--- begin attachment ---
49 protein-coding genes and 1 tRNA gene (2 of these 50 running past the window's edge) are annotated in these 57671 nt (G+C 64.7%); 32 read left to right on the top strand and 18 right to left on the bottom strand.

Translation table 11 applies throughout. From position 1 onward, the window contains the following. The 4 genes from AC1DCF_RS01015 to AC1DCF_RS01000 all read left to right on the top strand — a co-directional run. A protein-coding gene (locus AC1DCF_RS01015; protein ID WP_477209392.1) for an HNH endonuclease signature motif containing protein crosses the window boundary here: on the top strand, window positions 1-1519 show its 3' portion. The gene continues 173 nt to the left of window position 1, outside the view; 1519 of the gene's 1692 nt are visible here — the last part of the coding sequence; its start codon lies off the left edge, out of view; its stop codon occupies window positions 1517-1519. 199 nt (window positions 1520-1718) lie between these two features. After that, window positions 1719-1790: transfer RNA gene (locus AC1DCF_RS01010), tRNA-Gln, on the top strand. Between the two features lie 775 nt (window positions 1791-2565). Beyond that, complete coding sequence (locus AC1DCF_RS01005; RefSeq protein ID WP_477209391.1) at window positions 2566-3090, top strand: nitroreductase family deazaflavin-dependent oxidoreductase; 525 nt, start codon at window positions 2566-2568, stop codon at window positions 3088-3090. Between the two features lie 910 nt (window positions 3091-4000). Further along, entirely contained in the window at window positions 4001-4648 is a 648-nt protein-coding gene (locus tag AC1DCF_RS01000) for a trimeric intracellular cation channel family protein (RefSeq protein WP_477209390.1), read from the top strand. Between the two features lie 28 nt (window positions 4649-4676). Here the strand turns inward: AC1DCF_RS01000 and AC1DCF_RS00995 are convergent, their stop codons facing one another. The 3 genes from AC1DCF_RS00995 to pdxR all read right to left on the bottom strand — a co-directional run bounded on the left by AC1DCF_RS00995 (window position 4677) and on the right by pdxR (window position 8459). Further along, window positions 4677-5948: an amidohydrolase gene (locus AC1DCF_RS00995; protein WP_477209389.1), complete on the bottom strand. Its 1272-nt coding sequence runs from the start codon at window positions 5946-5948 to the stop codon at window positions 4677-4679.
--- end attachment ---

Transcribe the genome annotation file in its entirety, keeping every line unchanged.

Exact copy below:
49 protein-coding genes and 1 tRNA gene (2 of these 50 running past the window's edge) are annotated in these 57671 nt (G+C 64.7%); 32 read left to right on the top strand and 18 right to left on the bottom strand.

Translation table 11 applies throughout. From position 1 onward, the window contains the following. The 4 genes from AC1DCF_RS01015 to AC1DCF_RS01000 all read left to right on the top strand — a co-directional run. A protein-coding gene (locus AC1DCF_RS01015; protein ID WP_477209392.1) for an HNH endonuclease signature motif containing protein crosses the window boundary here: on the top strand, window positions 1-1519 show its 3' portion. The gene continues 173 nt to the left of window position 1, outside the view; 1519 of the gene's 1692 nt are visible here — the last part of the coding sequence; its start codon lies off the left edge, out of view; its stop codon occupies window positions 1517-1519. 199 nt (window positions 1520-1718) lie between these two features. After that, window positions 1719-1790: transfer RNA gene (locus AC1DCF_RS01010), tRNA-Gln, on the top strand. Between the two features lie 775 nt (window positions 1791-2565). Beyond that, complete coding sequence (locus AC1DCF_RS01005; RefSeq protein ID WP_477209391.1) at window positions 2566-3090, top strand: nitroreductase family deazaflavin-dependent oxidoreductase; 525 nt, start codon at window positions 2566-2568, stop codon at window positions 3088-3090. Between the two features lie 910 nt (window positions 3091-4000). Further along, entirely contained in the window at window positions 4001-4648 is a 648-nt protein-coding gene (locus tag AC1DCF_RS01000) for a trimeric intracellular cation channel family protein (RefSeq protein WP_477209390.1), read from the top strand. Between the two features lie 28 nt (window positions 4649-4676). Here the strand turns inward: AC1DCF_RS01000 and AC1DCF_RS00995 are convergent, their stop codons facing one another. The 3 genes from AC1DCF_RS00995 to pdxR all read right to left on the bottom strand — a co-directional run bounded on the left by AC1DCF_RS00995 (window position 4677) and on the right by pdxR (window position 8459). Further along, window positions 4677-5948: an amidohydrolase gene (locus AC1DCF_RS00995; protein WP_477209389.1), complete on the bottom strand. Its 1272-nt coding sequence runs from the start codon at window positions 5946-5948 to the stop codon at window positions 4677-4679.